Cut‑to‑length lines are generally thought of as systems that produce sheets or plate. Temper Mill cut-to-length lines and Stretcher Leveler cut-to-length lines have both been successfully utilized in applications where superior flatness and stability are required.
These applications typically include lasers, plasmas, or punch presses. When operated properly, both processes provide sheet/plate with minimal residual stress; however, the mechanisms to achieve this low residual stress state are different.
Metal forming using a temper mill is an important stage in the stainless steel manufacturing process. The science behind the temper mill involves compression, or rolling, the stainless through what is known as a cold reducing process, temper pass. This increases the density of the steel by reducing its overall thickness by around 1.5% to 2%, consequently, not allowing the steel to expand under pressure.
The stainless steel coils that are run through the temper mill go through a fairly simple procedure. The material thickness is compressed and elongated in the rolling direction. However, as temper mills do not have selective roll-bending across the strip width, a roller leveler must be used subsequent to the temper mill to create the final sheet/plate flatness and to correct for any remaining shape defects (edge wave, center buckle, coil set). The steel mill controls the extensions, or ends, of the steel as it is processed to prevent yield point elongation. Yield point elongation is a deformity that can occur where discontinuous regions succumb to strain from pressure and stretch or flatten out. After the steel has passed through the mill, its surface layer becomes more uniform. It is important to note that a temper mill cut line does not evenly exceed the yield strength of the material through the full thickness of the material (a gradient of multiple yield strains to zero exists from the surface to the centerline) and that the roller leveling that occurs after “tempering” actually introduces some residual stresses into the strip to create final sheet/plate flatness. Maximum shape correction is limited only by the % reduction capability (typically in the 2%-3% or 2000-3000 i-unit range); however, in practical application the specific order minimum gauge may limit the amount of correction allowed. In applications where superior flatness and stability are required, the temper mill cut line has provided superior product to “roller leveler only” product.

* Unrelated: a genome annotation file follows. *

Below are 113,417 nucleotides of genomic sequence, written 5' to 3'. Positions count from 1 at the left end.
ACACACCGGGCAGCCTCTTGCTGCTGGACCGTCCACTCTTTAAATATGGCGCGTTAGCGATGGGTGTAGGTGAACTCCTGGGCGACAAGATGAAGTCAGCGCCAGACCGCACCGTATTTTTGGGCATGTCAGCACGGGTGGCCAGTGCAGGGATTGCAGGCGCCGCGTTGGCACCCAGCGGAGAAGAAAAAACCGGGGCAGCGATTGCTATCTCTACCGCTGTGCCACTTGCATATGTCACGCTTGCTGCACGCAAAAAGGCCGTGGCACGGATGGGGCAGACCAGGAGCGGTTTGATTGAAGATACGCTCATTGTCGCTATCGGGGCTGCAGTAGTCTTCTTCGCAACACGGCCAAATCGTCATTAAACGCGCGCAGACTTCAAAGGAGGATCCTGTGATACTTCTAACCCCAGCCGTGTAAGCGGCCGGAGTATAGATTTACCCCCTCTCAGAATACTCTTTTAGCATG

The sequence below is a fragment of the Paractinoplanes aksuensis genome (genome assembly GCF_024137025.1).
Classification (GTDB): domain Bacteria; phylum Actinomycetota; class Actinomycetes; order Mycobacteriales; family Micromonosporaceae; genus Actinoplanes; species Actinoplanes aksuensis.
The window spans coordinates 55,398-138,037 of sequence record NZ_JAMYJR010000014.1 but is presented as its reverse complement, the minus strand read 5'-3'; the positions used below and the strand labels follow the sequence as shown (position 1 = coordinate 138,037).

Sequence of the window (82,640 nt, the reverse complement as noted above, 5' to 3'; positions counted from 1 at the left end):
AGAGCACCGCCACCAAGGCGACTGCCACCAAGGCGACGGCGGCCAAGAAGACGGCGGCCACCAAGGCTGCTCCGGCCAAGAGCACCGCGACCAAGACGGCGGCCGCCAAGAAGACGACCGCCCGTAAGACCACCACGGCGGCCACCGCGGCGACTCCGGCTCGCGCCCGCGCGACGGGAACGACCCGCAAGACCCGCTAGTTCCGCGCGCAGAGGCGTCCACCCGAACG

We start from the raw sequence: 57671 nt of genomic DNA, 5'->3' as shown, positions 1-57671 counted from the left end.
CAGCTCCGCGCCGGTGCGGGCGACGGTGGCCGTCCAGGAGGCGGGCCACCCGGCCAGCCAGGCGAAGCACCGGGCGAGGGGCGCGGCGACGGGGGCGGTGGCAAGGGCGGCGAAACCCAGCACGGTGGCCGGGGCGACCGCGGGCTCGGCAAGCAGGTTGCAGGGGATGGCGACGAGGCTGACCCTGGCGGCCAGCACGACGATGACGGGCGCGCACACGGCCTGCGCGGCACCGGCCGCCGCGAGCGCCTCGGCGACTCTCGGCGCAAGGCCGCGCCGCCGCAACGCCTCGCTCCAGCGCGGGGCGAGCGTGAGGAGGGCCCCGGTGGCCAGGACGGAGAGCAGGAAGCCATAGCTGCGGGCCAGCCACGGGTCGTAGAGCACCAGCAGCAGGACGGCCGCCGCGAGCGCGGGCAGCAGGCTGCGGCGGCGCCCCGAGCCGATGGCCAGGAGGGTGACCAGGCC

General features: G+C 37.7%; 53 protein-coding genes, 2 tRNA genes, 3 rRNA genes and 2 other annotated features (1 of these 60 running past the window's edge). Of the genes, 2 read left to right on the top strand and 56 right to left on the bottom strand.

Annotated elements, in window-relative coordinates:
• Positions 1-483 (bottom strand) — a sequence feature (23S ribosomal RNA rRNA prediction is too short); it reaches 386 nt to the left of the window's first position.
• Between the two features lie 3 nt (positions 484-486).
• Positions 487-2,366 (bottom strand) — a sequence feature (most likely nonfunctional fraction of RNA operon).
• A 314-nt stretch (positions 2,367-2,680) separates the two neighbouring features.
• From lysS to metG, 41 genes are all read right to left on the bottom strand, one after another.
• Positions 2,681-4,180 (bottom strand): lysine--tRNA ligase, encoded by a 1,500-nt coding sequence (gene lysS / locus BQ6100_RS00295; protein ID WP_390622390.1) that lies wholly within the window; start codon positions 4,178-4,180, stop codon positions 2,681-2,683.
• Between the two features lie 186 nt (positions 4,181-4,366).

Leveling, or cut-to-length, is a type of metal shearing process where unlike slitting, the primary function is to take large rolls, or coils of material (stainless steel, aluminum, copper) and unwind, or uncoil into lengths end users require. The resulting material is shipped as flat-stock (sheet/plate) or further sheared into flat bar.
The science behind stainless steel leveling is to flatten the coil, making it ripple-free, then to neutralize the hidden internal stresses that cause twist and bow in parts during secondary operations such as stamping. Leveling is achieved by precisely bending coils of material back and forth as it’s passed through a series of small-diameter offset rolls.
Every stainless steel coil has unique physical characteristics. The yield point refers to the coils’ elastic state, which is a measurement of internal tensions. When flexed within this elastic zone, the coil will spring back to its previous state. Stainless steel forced beyond that point enters a plastic zone, or plasticization, where it becomes less resistant and more workable. The tensile strength marks the point where the material can fracture or crack.